Guest Feature: On The Road To Samaria – Jonathan Humble

orig

In these shoes,
I negotiate life in the third person;
toes swathed in top quality calfskin,
safe from random shit and shards,
where neither grass nor paved path
can sully these soft arches and soles.

I wear these suits;
an actor avoiding the fourth wall,
costumed and painted with lines learnt,
senses fenced off with silk and cashmere,
any truthful light blocked by scenery.

I drive these cars;
cosseted in high-end second skin caskets,
hermetically sealed and sheltered from rain,
all shocks absorbed and sins absolved,
reality suspended for the duration.

In front of these screens,
I casually exploit worlds lived separately,
salving conscience with painless gestures,
shifting small sums with gift aided texts,
untouched by the sweat of first person lives;

always remembering to give openly,
while keeping a record for tax purposes.

© Jonanthan Humble
First published by Ink Sweat & Tears (June 2018)


Jonathan Humble is a teacher in Cumbria. His poetry has appeared in IS&T, Obsessed With Pipework, Clear Poetry, Amaryllis, Riggwelter, Atrium, Three Drops Press, Burning House Press, Zoomorphic, Fairacre Press, EyeFlash and on BBC Radio.  You can read more from him here: Jonanthan Humble’s Stuff…a poetry blog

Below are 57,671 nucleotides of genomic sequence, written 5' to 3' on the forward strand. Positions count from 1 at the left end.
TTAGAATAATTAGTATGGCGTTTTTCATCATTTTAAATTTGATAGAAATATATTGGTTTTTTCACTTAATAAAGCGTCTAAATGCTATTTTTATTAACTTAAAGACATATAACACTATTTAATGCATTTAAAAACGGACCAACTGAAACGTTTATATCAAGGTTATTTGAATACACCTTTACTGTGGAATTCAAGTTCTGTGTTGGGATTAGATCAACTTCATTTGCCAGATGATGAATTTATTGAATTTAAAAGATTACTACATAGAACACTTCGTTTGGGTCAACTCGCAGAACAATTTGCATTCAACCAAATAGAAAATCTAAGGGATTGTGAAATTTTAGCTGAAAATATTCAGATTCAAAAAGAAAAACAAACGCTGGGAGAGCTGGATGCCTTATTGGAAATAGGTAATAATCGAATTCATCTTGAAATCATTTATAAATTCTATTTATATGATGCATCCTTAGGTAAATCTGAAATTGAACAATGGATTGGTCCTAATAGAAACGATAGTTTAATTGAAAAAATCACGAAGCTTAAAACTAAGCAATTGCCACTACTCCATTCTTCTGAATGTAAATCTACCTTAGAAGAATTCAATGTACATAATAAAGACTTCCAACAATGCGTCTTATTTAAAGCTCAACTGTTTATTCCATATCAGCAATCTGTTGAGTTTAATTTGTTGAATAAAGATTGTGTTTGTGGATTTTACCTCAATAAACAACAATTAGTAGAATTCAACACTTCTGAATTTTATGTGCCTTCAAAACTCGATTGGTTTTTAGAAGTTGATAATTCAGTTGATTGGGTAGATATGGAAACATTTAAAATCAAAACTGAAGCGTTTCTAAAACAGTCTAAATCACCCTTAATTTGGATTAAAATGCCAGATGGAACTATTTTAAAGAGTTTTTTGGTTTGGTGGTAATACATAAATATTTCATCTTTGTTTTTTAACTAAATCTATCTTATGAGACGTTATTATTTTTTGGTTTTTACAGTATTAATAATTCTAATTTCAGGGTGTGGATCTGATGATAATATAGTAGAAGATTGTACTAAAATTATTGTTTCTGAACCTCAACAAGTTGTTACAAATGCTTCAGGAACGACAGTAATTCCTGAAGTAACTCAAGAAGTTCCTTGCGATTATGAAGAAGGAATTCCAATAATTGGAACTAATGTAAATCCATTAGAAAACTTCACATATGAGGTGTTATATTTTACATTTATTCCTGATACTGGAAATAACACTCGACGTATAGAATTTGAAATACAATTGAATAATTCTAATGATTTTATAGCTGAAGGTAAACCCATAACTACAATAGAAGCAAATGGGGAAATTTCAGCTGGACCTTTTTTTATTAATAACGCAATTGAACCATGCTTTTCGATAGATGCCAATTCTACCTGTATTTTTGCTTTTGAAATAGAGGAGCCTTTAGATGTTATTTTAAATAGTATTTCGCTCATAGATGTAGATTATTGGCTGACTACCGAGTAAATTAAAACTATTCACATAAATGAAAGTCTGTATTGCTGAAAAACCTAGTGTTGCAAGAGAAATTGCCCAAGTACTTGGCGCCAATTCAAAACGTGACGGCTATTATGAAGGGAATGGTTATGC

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16 thoughts on “Guest Feature: On The Road To Samaria – Jonathan Humble

  1. Every time I read this, it takes my breath away and brings tears to my eyes. Your kind of writing is what makes me fall in love with poetry again and again. You are one of my very favorite contemporary poets and I look forward to reading everything you write! You teach me and make me want to be a better writer, to stretch my voice to new landscapes.Thank you!

    Liked by 3 people

    • I am embarrassed by my own reactions when the news features people in tremendous difficulty, in war zones, in poverty, struggling with disease, natural or man-made disasters … the desire to switch off and get back to my privileged existence is very strong. My daughter is much more pro-active in these situations; more vocal, more active and puts me to shame. The poem is, I hope people realise, more self-loathing than an indictment of others. If it comes over as preachy, I can only apologise.

      Liked by 3 people

  2. That is incredibly kind, Susan. I am pleased that you like my stuff and feel mightily flattered. I have read your work as well and, like the other guys who comment here or on the Flowering Ink site, I love the language and imagery in your poems. I don’t think you realise just how good you are and I doubt very much that I could teach you anything with regards the quality and depth of your poetry.

    Liked by 3 people

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